While Bird Box is certainly a more than effective horror novel, it is Malerman’s debut and has some issues I’m going to nitpick. The opening chapters with Malorie and her sister Shannon would have benefited from more world building, and everyone we meet could benefit from deeper characterization. Malorie is certainly the main character, but she’s got plenty of housemates, and additional people show up from time to time. Most of these secondary characters blended together for me, and very few of them are ever fleshed out much. In a way, the housemates are just scenery, just furniture, something concrete for the big reveals to land on. When I think about it that way, I don’t mind the light characterization as much.  The reveals, which are a main character unto themselves, get plenty of fleshing out.


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17 Responses to "Bird Box, by Josh Malerman"

This sounds super creepy (can I choose spider in someone else’s bathtub?). I have to admit, the more interested I am, the more I start to skim, because the less I want to know: I start skimming for details that would either confirm my interest in dissuade me. This one is kind of on the fence, for me – the premise sounds really cool, and I can half ignore less world building if the story is exciting, but the characterization I might struggle with.

I tried not to give spoilers, I think most of the specifics I give happen near the beginning of the novel. Get the book out of the library, if you like it, buy it later? it’s quite the page turner, i didn’t realize the characterization was on the skimpy side under after I’d finished the whole book.

This sounds amazing.

it was really, insanely good!

Wait, it’s creepier than the basement scene in The Road? Creepier than the weeping angels? And The Walking Dead? Hmm. Also, I’m terrified of spiders so obviously I need to buy this book. It’s been a while since I read a good horror story!

imagine walking into that basement wearing a blindfold. because, yeah. thankfully there are no spiders in the book.

Re: your opening question about the eight legged things. How do you know it’s in the bathtub if you haven’t seen it, which means you HAVE seen it, which means you already know what size it is, which means the not knowing part is moot. If someone else told you it’s there, let that person take care of it, or assume the thing has already gone down the drain and it on the way to the water treatment facility (or wherever).

My wife is also scared of spiders, so in my home I’m the spider removal guy, humanely catching them (in a wet paper towel) and taking them outside for release into their natural, bad-bug-eating environment.

As for the book, it does sound creepy, probably beyond my level of want-to-read-it.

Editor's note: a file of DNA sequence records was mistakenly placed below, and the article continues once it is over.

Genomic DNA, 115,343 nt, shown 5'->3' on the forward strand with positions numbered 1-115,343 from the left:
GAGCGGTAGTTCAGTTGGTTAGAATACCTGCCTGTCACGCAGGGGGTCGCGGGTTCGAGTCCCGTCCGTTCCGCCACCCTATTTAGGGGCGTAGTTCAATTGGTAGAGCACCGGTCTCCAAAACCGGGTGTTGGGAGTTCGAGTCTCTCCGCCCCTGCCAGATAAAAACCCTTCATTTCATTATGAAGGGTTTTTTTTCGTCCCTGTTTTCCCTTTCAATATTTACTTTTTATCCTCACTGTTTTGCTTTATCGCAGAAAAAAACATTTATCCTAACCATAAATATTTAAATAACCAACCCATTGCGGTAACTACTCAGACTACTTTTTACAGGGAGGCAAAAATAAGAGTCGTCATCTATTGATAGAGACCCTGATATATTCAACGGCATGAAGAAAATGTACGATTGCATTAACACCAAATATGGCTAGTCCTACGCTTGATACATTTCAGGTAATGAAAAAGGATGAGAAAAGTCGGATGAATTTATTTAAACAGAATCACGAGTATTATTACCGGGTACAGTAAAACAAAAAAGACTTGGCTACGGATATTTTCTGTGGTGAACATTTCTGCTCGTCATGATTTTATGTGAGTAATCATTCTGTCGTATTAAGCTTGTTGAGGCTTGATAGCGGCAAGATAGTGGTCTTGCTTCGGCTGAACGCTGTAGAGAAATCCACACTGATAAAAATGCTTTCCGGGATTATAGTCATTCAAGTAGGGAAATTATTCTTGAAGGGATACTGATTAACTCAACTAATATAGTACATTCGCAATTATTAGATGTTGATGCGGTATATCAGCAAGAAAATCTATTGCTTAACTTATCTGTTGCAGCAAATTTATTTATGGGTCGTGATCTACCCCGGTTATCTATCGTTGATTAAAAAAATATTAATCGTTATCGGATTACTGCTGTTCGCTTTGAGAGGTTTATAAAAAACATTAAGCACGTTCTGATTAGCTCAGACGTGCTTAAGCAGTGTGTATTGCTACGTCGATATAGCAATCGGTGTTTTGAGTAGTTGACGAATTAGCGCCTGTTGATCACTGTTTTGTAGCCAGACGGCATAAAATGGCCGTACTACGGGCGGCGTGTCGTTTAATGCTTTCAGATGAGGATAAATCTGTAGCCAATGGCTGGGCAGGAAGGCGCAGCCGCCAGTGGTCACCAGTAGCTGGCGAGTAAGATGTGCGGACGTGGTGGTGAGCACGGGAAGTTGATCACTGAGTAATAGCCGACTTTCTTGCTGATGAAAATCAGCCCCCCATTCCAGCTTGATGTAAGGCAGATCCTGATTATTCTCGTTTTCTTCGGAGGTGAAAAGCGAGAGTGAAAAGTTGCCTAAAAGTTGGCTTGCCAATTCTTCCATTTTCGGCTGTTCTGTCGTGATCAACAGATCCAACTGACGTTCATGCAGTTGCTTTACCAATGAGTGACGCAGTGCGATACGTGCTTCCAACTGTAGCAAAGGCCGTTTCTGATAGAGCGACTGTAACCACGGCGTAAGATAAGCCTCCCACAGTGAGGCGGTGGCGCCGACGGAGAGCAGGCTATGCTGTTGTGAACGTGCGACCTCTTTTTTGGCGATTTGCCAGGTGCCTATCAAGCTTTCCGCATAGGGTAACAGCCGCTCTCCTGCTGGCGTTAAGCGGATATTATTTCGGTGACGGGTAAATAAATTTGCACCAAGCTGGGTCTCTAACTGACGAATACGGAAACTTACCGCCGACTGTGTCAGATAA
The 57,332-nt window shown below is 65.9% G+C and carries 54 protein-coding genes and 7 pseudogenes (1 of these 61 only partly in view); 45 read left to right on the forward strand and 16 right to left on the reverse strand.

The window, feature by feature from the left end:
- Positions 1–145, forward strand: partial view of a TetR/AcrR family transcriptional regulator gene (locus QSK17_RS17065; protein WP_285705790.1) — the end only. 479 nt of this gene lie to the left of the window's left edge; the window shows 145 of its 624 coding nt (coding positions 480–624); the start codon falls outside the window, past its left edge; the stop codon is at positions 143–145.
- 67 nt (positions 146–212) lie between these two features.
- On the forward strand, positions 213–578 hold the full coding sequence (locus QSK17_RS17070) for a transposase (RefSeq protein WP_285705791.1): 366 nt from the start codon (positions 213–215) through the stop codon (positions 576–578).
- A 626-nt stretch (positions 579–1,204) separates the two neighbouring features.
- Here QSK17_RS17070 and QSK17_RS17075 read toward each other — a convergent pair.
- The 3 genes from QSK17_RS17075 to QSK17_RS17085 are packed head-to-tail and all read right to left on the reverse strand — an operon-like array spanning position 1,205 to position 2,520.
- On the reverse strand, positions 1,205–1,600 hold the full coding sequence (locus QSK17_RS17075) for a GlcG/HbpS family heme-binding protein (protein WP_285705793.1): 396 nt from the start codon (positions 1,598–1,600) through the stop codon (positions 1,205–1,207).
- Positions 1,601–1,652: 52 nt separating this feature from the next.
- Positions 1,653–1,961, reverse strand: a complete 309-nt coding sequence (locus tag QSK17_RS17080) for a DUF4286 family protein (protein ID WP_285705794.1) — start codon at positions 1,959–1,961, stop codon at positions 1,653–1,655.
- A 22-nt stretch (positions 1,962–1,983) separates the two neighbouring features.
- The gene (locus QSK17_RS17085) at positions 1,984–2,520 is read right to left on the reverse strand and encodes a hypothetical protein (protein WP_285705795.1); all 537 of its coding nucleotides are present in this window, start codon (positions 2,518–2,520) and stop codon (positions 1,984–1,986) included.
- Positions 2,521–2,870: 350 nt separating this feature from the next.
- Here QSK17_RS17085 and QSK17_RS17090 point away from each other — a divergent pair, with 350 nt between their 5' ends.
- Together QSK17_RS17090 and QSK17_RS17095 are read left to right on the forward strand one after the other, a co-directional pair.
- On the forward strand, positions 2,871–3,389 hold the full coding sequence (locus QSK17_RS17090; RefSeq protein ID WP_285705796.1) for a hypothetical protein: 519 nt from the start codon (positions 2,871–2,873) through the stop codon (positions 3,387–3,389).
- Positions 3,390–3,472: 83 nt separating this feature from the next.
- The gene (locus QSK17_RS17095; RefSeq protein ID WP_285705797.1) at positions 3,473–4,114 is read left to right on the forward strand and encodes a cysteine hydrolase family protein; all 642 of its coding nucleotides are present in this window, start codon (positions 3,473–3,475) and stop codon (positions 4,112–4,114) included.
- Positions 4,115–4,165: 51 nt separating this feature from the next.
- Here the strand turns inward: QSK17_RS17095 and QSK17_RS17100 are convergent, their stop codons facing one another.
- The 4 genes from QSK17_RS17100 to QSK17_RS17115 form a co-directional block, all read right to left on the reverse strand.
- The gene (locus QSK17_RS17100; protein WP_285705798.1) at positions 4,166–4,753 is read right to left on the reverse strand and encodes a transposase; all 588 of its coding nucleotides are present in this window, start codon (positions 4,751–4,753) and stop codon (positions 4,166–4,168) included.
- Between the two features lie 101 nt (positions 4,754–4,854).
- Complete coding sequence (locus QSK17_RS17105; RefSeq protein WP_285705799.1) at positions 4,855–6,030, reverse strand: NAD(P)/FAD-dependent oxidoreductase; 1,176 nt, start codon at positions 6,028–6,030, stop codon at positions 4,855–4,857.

i know it’s in the bathtub because my husband, a.k.a.: spider removal guy, has said “Andrea, don’t come in here”. and then i hear him scream something like “oh god, oh god, we’re all gonna die!”.

I catch all manner of 6 legged things humanely. We’ve gotten some really cool looking beetles and moths. those cutey pies go outside to live to play another day.

Sounds like what he saw was Venunsis tubisera P. (Predatory Venusian Piranha Worms). And if you have THOSE in your bathtub, put the house on the market, quick.

put it on the market before or after burning it to the ground?

Oh god, spiders. I can’t stand them. When Mike says “Don’t turn around” or “Close your eyes” I know it means that there’s some form of scary insect (either a spider or a centipede, not something cute like a ladybug or moth) that must be removed before I scream.

I live in hell (The Swampy South) and the insects here are monstrous. This past weekend I battled several Clown Spiders (Google that when you are feeling strong enough.) I do not humanely remove them. I wail on these suckers with all the effort a decade of kung fu has brought me. And then I smack ‘em again for good measure.

From your review it seems like this novel works hard to make the reader’s imagination do most of the scaring. I like that. Seems like good horror should tap into the reader’s fears not just script out some gory scene, right?

I will NOT be googleing that. like, EVER. and YES to kung fu on those suckers!

” novel works hard to make the reader’s imagination do most of the scaring.”
that is exactly. and it’s done so well!

I was keeping my eye on this one with a view to buying. Will have to do so. Love the sound of it.
Lynn :D

you are going to LOVE IT.

OOH love the cover and your post here makes me want to take a closer look at this one.

the dust jacket on the hardcover is really neat, it’s hard to tell from my photo, but the “O” is a cut out to underneath. I like it when book cover designers do stuff like that, to give covers some dimension.